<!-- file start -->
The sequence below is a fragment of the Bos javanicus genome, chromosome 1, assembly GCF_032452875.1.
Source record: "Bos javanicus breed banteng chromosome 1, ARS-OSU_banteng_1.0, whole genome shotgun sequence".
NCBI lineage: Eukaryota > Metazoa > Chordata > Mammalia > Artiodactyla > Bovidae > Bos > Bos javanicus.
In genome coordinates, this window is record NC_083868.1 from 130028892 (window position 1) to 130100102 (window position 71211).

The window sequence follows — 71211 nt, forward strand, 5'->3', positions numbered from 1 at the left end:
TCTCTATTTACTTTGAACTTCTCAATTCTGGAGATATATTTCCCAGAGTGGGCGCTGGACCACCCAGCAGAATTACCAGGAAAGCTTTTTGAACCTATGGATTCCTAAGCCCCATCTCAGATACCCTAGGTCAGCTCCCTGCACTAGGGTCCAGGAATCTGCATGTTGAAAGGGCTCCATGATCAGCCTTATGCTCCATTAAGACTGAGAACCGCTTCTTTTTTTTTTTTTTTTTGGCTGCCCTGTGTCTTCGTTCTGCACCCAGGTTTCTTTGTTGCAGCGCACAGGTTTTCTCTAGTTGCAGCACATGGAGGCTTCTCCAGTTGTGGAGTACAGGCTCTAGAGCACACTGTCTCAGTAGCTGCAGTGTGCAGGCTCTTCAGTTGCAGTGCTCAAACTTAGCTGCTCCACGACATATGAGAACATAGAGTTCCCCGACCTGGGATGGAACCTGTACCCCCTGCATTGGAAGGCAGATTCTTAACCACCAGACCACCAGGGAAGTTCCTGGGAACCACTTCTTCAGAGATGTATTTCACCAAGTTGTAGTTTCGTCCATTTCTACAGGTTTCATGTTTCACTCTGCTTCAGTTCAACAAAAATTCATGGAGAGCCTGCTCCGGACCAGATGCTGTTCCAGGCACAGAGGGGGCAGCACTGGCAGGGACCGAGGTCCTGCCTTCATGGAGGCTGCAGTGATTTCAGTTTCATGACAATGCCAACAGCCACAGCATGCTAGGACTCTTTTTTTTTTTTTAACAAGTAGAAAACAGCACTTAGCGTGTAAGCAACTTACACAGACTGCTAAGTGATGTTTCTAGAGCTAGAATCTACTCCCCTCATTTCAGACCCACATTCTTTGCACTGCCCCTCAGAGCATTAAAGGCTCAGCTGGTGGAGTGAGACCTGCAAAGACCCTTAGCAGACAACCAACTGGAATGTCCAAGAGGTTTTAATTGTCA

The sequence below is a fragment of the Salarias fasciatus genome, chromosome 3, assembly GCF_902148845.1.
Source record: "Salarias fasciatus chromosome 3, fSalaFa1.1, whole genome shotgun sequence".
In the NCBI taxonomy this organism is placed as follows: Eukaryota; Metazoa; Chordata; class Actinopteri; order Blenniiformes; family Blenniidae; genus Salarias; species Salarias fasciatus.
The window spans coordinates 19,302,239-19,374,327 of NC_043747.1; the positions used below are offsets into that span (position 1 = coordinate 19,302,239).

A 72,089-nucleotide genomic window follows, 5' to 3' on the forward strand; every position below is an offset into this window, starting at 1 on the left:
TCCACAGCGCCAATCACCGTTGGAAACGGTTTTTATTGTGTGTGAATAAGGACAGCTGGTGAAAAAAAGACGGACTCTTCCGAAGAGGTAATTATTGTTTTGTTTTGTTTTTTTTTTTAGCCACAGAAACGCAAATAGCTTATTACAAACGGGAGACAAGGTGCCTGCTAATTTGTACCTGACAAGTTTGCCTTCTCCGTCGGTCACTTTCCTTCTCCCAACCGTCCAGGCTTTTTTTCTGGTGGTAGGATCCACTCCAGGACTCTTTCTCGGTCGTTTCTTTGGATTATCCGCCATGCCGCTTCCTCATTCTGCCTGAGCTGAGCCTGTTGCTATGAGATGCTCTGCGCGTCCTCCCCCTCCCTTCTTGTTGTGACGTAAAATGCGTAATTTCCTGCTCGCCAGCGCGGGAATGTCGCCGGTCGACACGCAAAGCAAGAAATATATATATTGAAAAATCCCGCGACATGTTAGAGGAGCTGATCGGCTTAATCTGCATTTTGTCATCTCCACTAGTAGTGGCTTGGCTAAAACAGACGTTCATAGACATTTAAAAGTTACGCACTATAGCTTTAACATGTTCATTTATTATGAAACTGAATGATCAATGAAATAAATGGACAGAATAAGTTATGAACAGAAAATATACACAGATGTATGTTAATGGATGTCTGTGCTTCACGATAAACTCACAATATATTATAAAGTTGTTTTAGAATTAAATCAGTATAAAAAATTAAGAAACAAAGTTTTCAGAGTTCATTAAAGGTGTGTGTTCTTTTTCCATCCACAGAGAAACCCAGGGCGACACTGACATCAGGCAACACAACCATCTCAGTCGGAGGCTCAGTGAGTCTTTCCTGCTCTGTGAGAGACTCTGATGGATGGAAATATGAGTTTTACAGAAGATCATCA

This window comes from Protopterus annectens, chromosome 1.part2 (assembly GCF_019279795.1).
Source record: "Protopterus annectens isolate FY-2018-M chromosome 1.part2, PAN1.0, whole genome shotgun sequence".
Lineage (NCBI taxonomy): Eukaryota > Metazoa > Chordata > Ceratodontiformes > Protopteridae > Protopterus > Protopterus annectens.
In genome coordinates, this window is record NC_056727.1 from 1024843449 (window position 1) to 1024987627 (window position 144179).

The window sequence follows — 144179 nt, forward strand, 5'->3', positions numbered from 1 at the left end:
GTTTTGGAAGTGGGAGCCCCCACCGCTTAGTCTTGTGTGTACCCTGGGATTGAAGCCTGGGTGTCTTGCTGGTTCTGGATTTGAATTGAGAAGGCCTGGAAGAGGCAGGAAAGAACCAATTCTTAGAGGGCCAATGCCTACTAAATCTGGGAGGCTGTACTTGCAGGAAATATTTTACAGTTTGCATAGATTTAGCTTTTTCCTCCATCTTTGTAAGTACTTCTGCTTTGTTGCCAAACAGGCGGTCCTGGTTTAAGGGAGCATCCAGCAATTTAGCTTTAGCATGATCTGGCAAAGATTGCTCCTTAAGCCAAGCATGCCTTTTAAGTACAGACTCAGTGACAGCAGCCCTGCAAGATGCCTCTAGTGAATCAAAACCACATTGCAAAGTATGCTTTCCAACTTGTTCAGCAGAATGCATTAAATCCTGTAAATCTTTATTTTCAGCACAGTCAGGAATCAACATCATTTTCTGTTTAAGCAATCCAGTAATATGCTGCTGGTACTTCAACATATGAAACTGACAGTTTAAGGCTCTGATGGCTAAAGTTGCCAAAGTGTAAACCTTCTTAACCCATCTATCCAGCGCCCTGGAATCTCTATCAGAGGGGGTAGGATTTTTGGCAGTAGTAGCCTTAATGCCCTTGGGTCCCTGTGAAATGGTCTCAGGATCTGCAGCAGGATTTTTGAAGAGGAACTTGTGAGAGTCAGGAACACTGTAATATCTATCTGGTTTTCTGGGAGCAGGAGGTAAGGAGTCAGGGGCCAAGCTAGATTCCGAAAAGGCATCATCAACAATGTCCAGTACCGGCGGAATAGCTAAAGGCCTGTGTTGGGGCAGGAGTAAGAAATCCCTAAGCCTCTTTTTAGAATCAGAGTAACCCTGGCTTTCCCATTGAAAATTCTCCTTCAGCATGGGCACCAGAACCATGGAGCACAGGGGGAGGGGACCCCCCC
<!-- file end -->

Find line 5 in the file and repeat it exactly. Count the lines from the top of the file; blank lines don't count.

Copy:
The window sequence follows — 71211 nt, forward strand, 5'->3', positions numbered from 1 at the left end: